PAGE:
https://www.duolingo.com/waiting3013

let's talk about die and der once again ?

why der kase and die orange? why die flasche and der teller? why das glas and die tasse ?

i guess all of them r the same kind . it make me crazy to remember so many :die,der,das ? who can help me ?

and also about the ein,eine,einen ?

December 4, 2012

11 Comments


https://www.duolingo.com/thomas_w

I'm sorry, but you will have to remember the articles, as there in no rule that would determine that. When you learn a new substantive you shouldn't only learn the word, but the article as well.

Whether it's ein, eine oder einen depends on the artice of the word, too. And it depends on wheter the noun is the object or subject of the sentence.

For example, if it's the object: "Ich habe einen Teller" (der Teller), "Ich habe eine Tasse" (die Tasse), "Ich habe ein Glas" (das Glas).

And if it is the subject: "Da liegt ein Teller" (der Teller), "Da liegt eine Tasse" (die Tasse), "Da liegt ein Glas" (das Glas).

You'll just have to get a feeling for using the right word. Of course that will only work if you know the right article. The thing is, if you'd ask me "Whats the right word for a male word, when it's the object of the sentence?" I couldn't tell you, I'd have to think for an example, myself..

December 4, 2012

https://www.duolingo.com/Beppe

I understand you. There is not a rule ... it's just that German like to do everything their way, I'm afraid ;-)

Keep trying :-)

December 4, 2012

https://www.duolingo.com/Dripdrip1

There are rules about how to tell what gender a German noun is without its article. They are, however, fairly complex. At the beginner level it's much better just to learn the article with the word.

December 5, 2012

https://www.duolingo.com/thomas_w

"There are rules about how to tell what gender a German noun is without its article."

Seriously? Do you have a link to a site, or so? Maybe the are gonna work in a few cases, but I can't imagine, that they will always work..

December 5, 2012

https://www.duolingo.com/Dripdrip1

The easiest rule to remember is that nouns ending in -keit, -heit, -schaft and -ung are always feminine. All nouns ending in -chen are neuter.

A site that explains a lot of this is Toms Deutschseite - www.deutschseite.de. Look for the page on substantive nouns.

December 5, 2012

https://www.duolingo.com/thomas_w

Sounds interesting. But I think you should only remember a few of the rules. Since there are so many it would be more effort to learn all of them, than learning the nouns including the articles..

And for many of those rules it's pretty likely, that there are some exceptions. For example when "-schaft" is part of a composed word, like "Bohrerschaft" (der), or when the "-chen" isn't part of a minimization (Hand -> das Händchen) like in "Rechen" (der).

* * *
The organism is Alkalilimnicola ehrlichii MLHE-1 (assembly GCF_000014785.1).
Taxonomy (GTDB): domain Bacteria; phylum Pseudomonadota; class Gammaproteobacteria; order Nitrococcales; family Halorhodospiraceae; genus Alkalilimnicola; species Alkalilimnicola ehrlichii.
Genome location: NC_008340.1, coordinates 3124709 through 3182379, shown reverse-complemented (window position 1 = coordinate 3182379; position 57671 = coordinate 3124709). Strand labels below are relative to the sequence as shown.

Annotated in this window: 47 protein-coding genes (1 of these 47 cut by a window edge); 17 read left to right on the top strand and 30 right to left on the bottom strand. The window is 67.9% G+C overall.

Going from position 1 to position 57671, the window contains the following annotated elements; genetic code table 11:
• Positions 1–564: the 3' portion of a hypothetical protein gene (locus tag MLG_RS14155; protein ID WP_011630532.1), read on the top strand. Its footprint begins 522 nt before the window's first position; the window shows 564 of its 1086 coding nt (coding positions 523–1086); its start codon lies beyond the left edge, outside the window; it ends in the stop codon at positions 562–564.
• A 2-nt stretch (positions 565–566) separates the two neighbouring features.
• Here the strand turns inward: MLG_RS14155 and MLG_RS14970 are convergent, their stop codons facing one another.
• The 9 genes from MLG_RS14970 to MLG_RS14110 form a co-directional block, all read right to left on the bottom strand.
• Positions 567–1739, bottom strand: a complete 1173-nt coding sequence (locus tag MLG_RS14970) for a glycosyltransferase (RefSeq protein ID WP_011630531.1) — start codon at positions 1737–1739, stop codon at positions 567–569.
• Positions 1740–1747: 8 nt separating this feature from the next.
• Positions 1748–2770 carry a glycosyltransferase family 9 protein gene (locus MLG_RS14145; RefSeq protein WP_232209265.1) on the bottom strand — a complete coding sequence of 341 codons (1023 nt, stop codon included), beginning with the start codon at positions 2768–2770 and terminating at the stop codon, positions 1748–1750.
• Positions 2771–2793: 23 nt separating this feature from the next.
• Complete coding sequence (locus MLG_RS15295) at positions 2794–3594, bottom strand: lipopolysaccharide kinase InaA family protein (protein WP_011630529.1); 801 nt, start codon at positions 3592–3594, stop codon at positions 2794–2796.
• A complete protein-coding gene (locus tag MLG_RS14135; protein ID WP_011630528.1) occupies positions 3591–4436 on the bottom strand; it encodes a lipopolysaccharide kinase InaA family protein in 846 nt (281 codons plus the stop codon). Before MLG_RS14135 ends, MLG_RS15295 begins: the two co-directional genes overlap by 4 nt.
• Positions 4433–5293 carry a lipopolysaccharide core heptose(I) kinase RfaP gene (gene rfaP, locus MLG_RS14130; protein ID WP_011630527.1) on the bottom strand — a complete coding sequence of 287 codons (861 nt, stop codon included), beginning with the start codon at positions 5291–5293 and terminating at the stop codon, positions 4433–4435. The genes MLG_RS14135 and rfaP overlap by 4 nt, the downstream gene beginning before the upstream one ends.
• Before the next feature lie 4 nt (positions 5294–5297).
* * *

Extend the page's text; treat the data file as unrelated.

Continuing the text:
December 6, 2012

https://www.duolingo.com/elae

-keit, -heit, and -ung being feminine are excellent rules to learn early on. They've made my memorization process much easier over the last few years. I can't think of any exceptions to the feminine rule.

December 8, 2012

https://www.duolingo.com/waiting3013

sb tell me :

about the der das die... sometimes there is no reason for it. you just have to memorize it ein, eine, einen are just like saying "a". ein is for masculine and neuter words (der and das), eine is for feminine ones (die). einen is the accusative masculine (den)

is it right ? how do u think?

December 6, 2012

https://www.duolingo.com/Dripdrip1

One of the reasons I gave the examples above is that they don't have exceptions. Bohrerschaft is a compound noun made up of two nouns - Bohrer and Schaft, therefore it takes the gender of the final noun. Schaft is not a noun ending in -schaft; Schaft is the whole noun. It's actually an English word that has been 'Germanised'.

Der Rechen confuses me. The only reason I can think of why it might be der is that it, too, seems to be a word borrowed from English, but I woudln't say that necessarily is the true reason. German is pretty unpredictable about borrowed words.

December 6, 2012

https://www.duolingo.com/thomas_w

I looked up the derivation of Rechen on wiktionary. Unfortunately it just about the verb, but I guess the etymology is pretty much the same. It says there:

Herkunft: gemeingermanisch; von althochdeutsch rehhan zu frühneuhochdeutsch rechen „kratzen“, „raffen“. Vgl. dazu niederdeutsch gleichbedeutend raken

As you mentioned.. It's hard to tell wheter a word is "originally" german, or not. But I think those two rules will work in at least 98% of all cases, so it could come in handy to remember them..

December 6, 2012

https://www.duolingo.com/christian

"Schaft" is not an English word that has been Germanised. "Schaft" and "shaft" do share the same etymological root, though: Protogermanic *skaftaz. http://en.wiktionary.org/wiki/Appendix:Proto-Germanic/skaftaz Usually, you can tell if a word has been imported from English. An approximation of the original English pronunciation is a telltale sign. If the pronunciation follows the phonological rules of German, the word is most likely German through and through or of Latin/Greek origin. There are exceptions, of course. Off the top of my head, "Mulch" and "Keks" (cake) come to mind.

December 6, 2012
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